- About Astrid
- Training and Development
- Resources and Events
"The [Energy Leadership] assessment broke down my life clearly into seven energy levels, and it was shocking to see how much negative energy level was present. Being an extremely visual person, it was the reality check that I needed. The assessment gave me a foundation on which to base my future action plan in terms of solving issues. While everyone has positive and negative energy in their lives, it is really helpful to know what percentages they are, and how they are also subcategorized, and how these tie in with each other."
— IW, New York, NY
Astrid is one of the most inspiring people I know, having been incredibly successful in both her first career as a lawyer and her family life, while maintaining one of the most upbeat, optimistic, and forward-thinking personalities out there.
— MS, New York, NY
My colleagues and I benefited immensely from Astrid's communications and branding workshops. She established a great rapport with our group so that everyone felt comfortable discussing their strengths, weaknesses and individual styles of communication. Astrid provided specific and concrete tools for creating a unique brand that was meaningful to both very junior and very senior lawyers. We left each session with individualized feedback and energized to take the next steps in our careers. We will definitely invite Astrid back for more programs!’
— Amanda R, Associate, Covington & Burling LLP NYC
I am thrilled to be teaching a new class at the Yale School of Music entitled “Creating Sustainable Careers in the Arts” and we have gotten off to a great start. I teach a combination of
• How to create a positive mindset and project confidence;
• How to be an authentic, powerful and unique artist; and
• Entrepreneurial skills that will help you advance your music career.
Over the course of the semester, my students will learn how to adopt the mindset and learn skill sets and the processes necessary to become successful music entrepreneurs. Here is why this is so important, no matter what kind of career you envision as a musician.
My students are a mix of instrumental majors, a composer and a singer. All are dedicated to having performing careers. Most envision creating something new in the field, which we will explore in greater depth through a semester-long project. Many want to teach, either privately or at an institution.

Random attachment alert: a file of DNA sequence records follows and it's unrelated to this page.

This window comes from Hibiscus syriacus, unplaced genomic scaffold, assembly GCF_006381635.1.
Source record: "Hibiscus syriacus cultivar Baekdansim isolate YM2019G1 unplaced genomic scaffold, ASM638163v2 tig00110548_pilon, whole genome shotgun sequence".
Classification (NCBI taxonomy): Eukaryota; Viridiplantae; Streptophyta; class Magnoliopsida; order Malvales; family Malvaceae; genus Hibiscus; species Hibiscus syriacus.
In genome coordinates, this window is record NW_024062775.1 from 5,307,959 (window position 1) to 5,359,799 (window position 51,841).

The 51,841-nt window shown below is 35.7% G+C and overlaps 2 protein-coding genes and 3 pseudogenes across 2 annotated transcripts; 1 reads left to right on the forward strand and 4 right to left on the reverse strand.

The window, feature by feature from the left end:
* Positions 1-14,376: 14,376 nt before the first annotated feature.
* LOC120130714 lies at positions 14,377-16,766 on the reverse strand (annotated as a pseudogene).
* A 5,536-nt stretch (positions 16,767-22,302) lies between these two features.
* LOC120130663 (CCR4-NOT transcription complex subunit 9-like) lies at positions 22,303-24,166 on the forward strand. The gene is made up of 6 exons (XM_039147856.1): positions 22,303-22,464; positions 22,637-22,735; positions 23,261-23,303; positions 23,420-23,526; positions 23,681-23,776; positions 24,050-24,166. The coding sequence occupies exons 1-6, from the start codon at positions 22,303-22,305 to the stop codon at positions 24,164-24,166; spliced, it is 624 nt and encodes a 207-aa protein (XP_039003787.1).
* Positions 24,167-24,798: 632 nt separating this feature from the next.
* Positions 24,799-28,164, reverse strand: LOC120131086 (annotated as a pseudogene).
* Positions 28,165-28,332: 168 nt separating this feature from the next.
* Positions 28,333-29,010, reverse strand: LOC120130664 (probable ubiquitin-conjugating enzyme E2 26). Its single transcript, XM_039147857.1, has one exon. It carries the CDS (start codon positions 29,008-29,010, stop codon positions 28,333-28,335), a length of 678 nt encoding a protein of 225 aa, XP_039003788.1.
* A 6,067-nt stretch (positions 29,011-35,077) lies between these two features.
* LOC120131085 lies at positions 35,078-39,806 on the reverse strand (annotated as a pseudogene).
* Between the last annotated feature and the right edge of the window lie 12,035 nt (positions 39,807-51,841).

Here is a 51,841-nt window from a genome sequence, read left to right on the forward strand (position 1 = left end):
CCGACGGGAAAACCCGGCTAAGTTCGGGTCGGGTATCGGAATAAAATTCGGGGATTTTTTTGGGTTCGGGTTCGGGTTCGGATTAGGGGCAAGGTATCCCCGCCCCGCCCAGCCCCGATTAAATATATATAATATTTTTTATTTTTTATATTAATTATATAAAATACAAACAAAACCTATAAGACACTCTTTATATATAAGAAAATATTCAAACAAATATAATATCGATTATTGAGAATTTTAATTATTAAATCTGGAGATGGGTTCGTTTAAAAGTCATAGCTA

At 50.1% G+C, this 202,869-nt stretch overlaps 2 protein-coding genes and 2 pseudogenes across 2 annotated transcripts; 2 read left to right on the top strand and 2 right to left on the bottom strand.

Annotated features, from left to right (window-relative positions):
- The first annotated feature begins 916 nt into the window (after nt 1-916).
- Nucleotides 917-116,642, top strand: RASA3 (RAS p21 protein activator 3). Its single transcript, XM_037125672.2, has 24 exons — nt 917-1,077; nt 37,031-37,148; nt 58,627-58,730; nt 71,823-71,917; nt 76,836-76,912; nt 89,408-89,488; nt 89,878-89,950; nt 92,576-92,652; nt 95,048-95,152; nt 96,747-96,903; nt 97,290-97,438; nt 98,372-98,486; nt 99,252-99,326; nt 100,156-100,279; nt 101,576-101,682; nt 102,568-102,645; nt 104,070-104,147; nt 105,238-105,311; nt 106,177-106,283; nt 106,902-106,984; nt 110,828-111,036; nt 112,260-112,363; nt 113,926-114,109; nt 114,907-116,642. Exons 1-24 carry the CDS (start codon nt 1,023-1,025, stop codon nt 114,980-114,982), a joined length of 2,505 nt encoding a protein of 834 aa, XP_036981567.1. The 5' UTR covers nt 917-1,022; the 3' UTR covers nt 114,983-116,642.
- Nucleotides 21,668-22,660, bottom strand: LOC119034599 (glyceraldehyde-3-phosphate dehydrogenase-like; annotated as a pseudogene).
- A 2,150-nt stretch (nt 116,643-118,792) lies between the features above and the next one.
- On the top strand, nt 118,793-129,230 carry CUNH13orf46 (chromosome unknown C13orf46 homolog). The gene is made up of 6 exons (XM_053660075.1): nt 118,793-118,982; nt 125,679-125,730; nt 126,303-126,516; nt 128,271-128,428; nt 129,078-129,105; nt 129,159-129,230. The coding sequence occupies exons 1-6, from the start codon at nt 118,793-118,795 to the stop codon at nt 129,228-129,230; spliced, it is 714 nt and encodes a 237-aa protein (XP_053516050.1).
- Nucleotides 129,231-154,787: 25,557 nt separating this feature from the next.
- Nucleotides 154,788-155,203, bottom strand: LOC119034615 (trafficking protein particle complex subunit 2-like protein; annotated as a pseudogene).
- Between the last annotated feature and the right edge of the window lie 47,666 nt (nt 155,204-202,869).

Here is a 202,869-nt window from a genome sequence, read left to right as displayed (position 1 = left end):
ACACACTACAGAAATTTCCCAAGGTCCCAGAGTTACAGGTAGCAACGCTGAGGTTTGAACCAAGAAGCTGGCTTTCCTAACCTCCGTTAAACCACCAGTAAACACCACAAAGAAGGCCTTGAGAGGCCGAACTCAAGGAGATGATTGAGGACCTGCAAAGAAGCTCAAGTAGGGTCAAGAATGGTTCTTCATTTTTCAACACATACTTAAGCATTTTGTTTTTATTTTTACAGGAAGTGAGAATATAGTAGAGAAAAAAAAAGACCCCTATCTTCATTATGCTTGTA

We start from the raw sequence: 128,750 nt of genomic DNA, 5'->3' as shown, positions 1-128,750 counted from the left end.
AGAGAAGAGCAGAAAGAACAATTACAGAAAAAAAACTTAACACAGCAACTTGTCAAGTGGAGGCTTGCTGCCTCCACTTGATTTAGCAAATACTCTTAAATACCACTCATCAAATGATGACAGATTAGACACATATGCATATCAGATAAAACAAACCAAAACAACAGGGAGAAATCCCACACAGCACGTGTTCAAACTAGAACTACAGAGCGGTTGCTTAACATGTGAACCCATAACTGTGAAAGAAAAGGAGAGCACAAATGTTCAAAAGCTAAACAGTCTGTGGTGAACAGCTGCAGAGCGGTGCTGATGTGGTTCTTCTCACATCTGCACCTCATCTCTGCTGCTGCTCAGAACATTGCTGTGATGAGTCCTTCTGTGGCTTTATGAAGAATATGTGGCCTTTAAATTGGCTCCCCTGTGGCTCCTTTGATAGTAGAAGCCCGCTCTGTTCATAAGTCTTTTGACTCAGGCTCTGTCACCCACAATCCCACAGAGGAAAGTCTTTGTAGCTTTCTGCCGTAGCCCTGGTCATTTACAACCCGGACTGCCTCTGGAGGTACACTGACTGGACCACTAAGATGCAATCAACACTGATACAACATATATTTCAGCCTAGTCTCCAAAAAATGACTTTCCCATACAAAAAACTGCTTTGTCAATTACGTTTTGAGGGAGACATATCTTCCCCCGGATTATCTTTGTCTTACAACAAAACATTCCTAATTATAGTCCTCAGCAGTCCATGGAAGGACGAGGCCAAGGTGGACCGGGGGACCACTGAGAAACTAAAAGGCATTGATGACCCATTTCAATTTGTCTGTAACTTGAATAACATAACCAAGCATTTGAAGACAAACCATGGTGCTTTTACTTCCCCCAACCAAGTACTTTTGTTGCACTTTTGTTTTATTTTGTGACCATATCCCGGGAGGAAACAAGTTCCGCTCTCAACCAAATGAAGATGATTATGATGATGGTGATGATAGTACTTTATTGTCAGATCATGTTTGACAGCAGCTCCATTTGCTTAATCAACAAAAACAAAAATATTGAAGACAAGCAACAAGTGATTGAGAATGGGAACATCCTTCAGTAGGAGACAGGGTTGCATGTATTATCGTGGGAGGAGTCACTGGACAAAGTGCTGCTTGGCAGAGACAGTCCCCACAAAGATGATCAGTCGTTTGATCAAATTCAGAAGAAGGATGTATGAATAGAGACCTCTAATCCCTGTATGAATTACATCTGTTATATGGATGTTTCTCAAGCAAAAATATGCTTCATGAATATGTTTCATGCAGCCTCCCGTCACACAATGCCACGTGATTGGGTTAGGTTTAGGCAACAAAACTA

Among the first week’s assignments were two pieces of wisdom from Steve Jobs:
Why are we reading about business entrepreneurs when all I want is to work as part of a performing arts organization and not create something new?
Here's my answer:
With the state of the arts world as it is, it is more important that ever to be the kind of person who thinks like an entrepreneur:
Status quo is no longer an option. Established performing arts organizations are in transition and are faced with the challenge of how to survive, let alone thrive, in the 21st Century. Music conservatory graduates, no matter how talented they are, need more than just raw talent. Indeed, with no guarantees of success as a musician, even musicians who do not envision creating a new enterprise and are looking to join an existing structure need to be asking themselves the following questions:
1. Know your authentic, best self and what makes you unique. This will help you to be positive and inspire confidence in those around you.
2. Look for opportunities and don’t wait for them to come to you.
3. Be flexible and open-minded about your opportunities.
4. Learn from your challenges and build on your experience.
5. Get support and create a network of like-minded people with whom you connect and share.
6. The corollary to the foregoing: Be a generous, supportive colleague so that people will want to work with you and ask you back.
That’s what my course is about: to help these amazingly talented young people gain the confidence in themselves to create a vision of success, look for opportunities to make that happen and go after them with the goal of creating a financially sustainable career.
Stay tuned for how we make that happen.